Over the past month, Wiki Ed staff have been busy presenting at conferences and speaking with instructors about joining our initiative to improve Wikipedia’s academic content in underrepresented areas.
I attended the Academy of Criminal Justice Society’s annual meeting in Kansas City, promoting Wikipedia assignments to criminology instructors. In the past, we’ve supported courses like Annette Nierobisz’ Women, Crime, and Criminal Justice course at Carleton College with fantastic outcomes. For example, students created a new article, reproductive health care for incarcerated women in the United States, sharing information with the public about the lack of reproductive health care available to incarcerated women. We’re looking forward to bringing more criminal justice courses into the Classroom Program, as students can identify topics relevant to citizens’ daily lives and provide reliable, accessible, verifiable information.
Later in the month, Outreach Manager Samantha Weald attended the American Society of Environmental History conference in Chicago, speaking to potential program participants about the power of disseminating information about environmental science to the general public. Students in Julian Fulton’s course at California State University, Sacramento, for example, wrote the article about mercury contamination in California waterways, bringing their classroom studies to Wikipedia. Now readers can learn more about this topic that was previously missing.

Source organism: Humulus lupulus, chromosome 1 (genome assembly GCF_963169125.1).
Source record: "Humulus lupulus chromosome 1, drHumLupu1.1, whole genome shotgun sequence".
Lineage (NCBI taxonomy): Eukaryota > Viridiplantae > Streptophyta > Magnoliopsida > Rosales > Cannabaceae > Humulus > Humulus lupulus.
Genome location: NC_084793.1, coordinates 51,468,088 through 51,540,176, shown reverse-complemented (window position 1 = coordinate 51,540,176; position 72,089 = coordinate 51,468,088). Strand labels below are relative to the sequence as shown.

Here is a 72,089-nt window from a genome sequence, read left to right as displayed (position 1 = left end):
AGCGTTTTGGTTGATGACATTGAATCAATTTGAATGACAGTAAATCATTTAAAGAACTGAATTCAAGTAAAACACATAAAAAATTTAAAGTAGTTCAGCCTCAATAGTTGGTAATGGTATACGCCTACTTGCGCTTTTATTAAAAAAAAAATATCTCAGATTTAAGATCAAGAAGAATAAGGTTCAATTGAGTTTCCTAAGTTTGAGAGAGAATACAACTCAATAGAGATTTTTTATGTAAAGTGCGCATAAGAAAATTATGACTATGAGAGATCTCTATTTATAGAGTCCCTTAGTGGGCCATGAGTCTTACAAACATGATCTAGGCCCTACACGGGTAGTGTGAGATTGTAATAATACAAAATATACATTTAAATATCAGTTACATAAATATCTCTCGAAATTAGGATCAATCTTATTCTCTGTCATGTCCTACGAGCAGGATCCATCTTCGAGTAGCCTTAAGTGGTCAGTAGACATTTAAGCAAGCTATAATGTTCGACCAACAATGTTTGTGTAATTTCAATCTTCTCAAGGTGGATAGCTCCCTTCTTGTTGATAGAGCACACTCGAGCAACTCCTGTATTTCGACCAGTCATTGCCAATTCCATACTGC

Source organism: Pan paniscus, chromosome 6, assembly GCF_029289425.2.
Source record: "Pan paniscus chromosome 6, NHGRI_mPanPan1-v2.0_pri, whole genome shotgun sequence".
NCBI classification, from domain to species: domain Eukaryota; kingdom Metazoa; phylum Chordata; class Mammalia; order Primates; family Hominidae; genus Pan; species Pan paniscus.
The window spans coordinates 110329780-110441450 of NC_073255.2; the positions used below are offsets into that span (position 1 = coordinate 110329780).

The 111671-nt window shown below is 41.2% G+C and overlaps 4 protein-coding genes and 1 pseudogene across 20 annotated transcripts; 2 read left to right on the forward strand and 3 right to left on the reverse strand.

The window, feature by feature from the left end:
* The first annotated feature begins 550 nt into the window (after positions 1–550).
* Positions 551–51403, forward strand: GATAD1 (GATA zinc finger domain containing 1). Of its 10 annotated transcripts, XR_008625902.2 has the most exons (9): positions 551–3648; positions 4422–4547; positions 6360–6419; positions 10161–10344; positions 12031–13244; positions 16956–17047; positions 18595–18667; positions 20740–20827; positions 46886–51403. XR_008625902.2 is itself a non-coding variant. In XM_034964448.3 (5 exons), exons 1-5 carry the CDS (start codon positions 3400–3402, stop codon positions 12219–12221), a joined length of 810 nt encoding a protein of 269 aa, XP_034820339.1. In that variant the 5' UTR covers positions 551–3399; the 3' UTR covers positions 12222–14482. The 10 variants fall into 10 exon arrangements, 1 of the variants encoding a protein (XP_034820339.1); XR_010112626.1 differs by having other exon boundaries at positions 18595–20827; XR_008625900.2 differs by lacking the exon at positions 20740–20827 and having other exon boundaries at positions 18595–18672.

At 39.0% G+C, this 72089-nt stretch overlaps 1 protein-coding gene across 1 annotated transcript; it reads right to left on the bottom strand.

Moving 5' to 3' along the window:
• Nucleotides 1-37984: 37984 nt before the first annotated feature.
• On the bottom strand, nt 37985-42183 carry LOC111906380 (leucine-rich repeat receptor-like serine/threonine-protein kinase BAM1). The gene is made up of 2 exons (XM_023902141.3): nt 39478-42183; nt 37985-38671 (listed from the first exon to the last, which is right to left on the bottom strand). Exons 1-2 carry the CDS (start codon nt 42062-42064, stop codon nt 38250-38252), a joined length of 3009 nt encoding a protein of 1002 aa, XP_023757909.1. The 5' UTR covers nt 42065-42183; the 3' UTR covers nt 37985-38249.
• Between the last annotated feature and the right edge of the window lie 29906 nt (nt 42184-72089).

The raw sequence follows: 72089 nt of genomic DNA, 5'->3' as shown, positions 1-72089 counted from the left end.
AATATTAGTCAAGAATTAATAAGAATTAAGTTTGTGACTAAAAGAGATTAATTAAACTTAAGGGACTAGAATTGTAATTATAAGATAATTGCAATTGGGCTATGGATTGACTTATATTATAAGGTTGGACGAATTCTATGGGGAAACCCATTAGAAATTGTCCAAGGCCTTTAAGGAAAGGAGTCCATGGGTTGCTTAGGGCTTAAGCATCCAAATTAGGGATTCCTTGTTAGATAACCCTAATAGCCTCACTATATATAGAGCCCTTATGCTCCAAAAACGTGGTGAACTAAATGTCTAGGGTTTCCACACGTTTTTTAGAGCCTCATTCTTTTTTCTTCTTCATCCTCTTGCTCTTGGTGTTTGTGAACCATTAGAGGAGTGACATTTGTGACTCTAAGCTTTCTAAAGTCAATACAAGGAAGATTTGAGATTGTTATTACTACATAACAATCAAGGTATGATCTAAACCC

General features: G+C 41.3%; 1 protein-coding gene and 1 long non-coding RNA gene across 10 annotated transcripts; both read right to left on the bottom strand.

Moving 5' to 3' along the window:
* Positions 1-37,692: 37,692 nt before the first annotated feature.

In the last week of March, Research Fellow Zach McDowell and I attended the Scholarship of Teaching and Learning (SoTL) Commons Conference in Savannah to present preliminary results from our fall 2016 research project to evaluate student learning outcomes during a Wikipedia assignment. Conference attendees came to learn about teaching with technology, learning theories and pedagogy, assessment, and new projects to achieve their learning goals with students.
Finally, earlier this month, Samantha and I were at the American Chemical Society’s spring meeting here in San Francisco. Last year, we started a partnership with ACS to target chemistry articles in our effort to bring accurate and accessible science to the general public. We have supported 34 chemistry courses with more than 700 students, and they’ve already added 674,000 words to Wikipedia. One undergraduate student we met, who wrote a Wikipedia article in her course, said she “loved it and thought it was fun and exciting.” We’re inspired by the work students have done and their motivation to make public knowledge available, and we’re poised to support even more students after this week’s conference.
If you’d like to join our initiative to teach with Wikipedia or partner with Wiki Ed, please email us at firstname.lastname@example.org.